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Op-Ed: Plea of Alan Gross’ wife to GA

Alan and Judy Gross at the Western Wall in Jerusalem in the spring of 2005. (Courtesy of the Gross family)

Alan and Judy Gross at the Western Wall in Jerusalem in the spring of 2005. (Courtesy of the Gross family)

DENVER (JTA) — Alan Gross is a Jewish-American contractor who is serving a 15-year prison sentence in Cuba for “crimes against the state.” Gross, now 62 and in ill health, was arrested in 2009 as he was leaving Cuba. His family and U.S. State Department officials say that Gross was in the country on a U.S. Agency for International Development contract to help the country’s 1,500 Jews communicate with other Jewish communities using the Internet.

Gross’ wife, Judy, in an address Tuesday to the 2011 General Assembly of The Jewish Federations of North America in Denver, made a plea for his freedom. Here is her GA speech.

Nearly two years ago, on the night of Dec. 3, 2009, the Shabbat table was set. In a half hour, Alan would be walking through the door, putting on his kippah and saying the motzi. When a half hour passed, I thought that his flight must be delayed. I checked and was a bit startled to find that the flight had landed on time. I began to have a sinking feeling.

After a few phone calls, I learned that Alan had not made it onto the flight. I knew then that something was very wrong. I learned later that night that Alan had been arrested, the charges unknown, and he was in a maximum security prison. This was the beginning of almost two years of incredible suffering for Alan, our family, and our friends.

Most of you don’t know Alan, so I’d like to say a few words about him. Above all he is a humanitarian. He has devoted his life to helping others. He has worked in over 50 countries with one goal: to improve the quality of life of the disadvantaged. Alan is also passionate about the Jewish community, both here and abroad. He worked for both the B’nai B’rith Youth Organization and the federation in Washington, and he has always been active in our congregation.

It is the combination of these qualities that brought Alan to the Jewish community in Cuba. He wanted to do what he always does: help his fellow Jews. The Jewish community in Cuba is small and spread out, and it is difficult for them to communicate with one another and with the rest of the world. Alan jumped at the chance to be able to help to improve their ability to connect and share. He helped them to better access the Internet so they could download prayer books and communicate with Jews around the world. He tried to help them create an “intranet” to bring the community closer together, allowing them to share things like recipes, prayers and even sports scores. This is what he was doing in Cuba. Nothing more.

Believe it or not, one of the most touching aspects of his work in Cuba came through during Alan’s brief trial in Havana. The Cuban government called several witnesses from the Jewish community to testify about Alan. I’ll never forget one man’s testimony. He was an older gentleman; he had trouble getting up to the witness stand. When the prosecutor asked him what Alan showed him on the Internet, he became emotional.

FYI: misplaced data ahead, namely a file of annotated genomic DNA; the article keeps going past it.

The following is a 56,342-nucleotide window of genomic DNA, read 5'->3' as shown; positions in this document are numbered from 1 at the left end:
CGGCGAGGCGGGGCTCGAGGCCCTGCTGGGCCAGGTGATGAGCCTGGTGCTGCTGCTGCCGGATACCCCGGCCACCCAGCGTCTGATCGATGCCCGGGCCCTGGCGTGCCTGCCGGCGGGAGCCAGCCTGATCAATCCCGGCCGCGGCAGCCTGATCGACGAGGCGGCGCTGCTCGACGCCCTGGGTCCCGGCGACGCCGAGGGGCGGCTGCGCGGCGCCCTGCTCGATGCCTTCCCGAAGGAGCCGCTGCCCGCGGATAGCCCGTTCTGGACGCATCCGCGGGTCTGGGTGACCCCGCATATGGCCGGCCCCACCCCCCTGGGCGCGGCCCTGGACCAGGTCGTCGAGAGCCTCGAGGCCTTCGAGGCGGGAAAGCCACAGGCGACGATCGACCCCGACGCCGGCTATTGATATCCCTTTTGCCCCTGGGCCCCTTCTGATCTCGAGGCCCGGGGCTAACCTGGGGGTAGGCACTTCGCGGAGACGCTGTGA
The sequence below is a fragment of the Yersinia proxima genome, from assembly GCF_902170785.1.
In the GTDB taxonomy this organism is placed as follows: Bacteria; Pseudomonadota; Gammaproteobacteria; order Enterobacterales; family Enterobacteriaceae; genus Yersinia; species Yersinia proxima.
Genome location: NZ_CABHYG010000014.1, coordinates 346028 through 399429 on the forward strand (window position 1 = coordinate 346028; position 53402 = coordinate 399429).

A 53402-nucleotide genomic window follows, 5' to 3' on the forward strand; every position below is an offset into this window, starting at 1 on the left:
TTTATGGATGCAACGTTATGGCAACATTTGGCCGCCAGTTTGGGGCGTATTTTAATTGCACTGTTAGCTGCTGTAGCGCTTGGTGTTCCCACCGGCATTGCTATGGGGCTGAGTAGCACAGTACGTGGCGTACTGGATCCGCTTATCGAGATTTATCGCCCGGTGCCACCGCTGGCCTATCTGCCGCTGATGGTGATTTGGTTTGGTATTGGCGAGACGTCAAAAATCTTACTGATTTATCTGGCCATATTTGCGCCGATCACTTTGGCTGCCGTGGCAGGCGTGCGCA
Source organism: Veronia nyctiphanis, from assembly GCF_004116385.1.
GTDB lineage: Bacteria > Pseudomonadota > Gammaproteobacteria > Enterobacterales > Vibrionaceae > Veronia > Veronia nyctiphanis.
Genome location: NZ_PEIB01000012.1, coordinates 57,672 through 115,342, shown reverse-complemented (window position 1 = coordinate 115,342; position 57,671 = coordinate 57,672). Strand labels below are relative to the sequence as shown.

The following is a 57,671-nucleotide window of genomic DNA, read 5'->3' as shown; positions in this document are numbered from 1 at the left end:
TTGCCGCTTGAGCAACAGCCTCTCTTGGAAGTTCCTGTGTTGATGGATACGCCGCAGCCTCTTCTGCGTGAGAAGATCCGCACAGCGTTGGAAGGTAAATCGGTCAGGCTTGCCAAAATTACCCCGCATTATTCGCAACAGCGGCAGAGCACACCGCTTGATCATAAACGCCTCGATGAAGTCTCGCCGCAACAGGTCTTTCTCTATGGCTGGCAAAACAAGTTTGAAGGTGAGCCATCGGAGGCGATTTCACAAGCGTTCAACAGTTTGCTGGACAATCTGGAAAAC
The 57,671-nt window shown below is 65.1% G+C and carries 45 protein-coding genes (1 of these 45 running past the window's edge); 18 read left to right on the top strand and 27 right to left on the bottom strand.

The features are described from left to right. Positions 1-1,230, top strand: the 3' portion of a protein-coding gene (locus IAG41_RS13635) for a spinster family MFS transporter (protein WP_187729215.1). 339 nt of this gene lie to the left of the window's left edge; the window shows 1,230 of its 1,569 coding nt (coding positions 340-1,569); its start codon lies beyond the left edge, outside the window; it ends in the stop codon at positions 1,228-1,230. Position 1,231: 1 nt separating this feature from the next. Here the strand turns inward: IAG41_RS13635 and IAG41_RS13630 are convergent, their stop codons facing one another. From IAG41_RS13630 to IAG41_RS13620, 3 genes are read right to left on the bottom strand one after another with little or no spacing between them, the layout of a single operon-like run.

“We saw the world!” he cried out. He explained that Alan had used the Internet to show them places they had never seen before — pictures of the Western Wall in Jerusalem and the city of London.

And it is because of this humanitarian work that Alan is sitting in a jail cell today. That Alan has been convicted of crimes against the state of Cuba — and that he has been sentenced to 15 years in prison — for helping the Jewish community share prayers and look at images of Jerusalem is beyond any sense of reason. It is inhumane and it is unjust. Alan’s only intention was to help the small Jewish communities in Cuba. Nothing more. I believe that the Cuban authorities know this. They were at the same trial that I was; they heard the same testimony that I heard.

You may know about the health challenges we have faced in the family since Alan has been imprisoned. Both my daughters are suffering terribly from the thought that they may not see their father again. One of them has been diagnosed with — and is now battling — breast cancer, without her father by her side. Alan’s mother, who is also fighting cancer, is heartbroken that she may never see her son again. And of course there is Alan. He has lost more than 100 pounds. He is not well, and he is suffering every day, mentally, physically and spiritually.

Alan and we are desperate for him to return home. On the eve of the two-year anniversary of his arrest and incarceration, we want our community, our country and the world to remember that Alan Gross needs to be released from Cuba. We ask you to please join us in this effort. Contact your members of Congress and tell them to take action on Alan’s behalf. Tell everyone you know about Alan. Write letters to your newspapers. Let the Cuban government know that the Jewish community wants Alan home.

On behalf of Alan and our family, I want to thank all of you for your concern and your anticipated help. Thank you.

(This address by Judy Gross, the wife of Alan Gross, was presented Tuesday to the 2011 General Assembly of The Jewish Federations of North America in Denver.)

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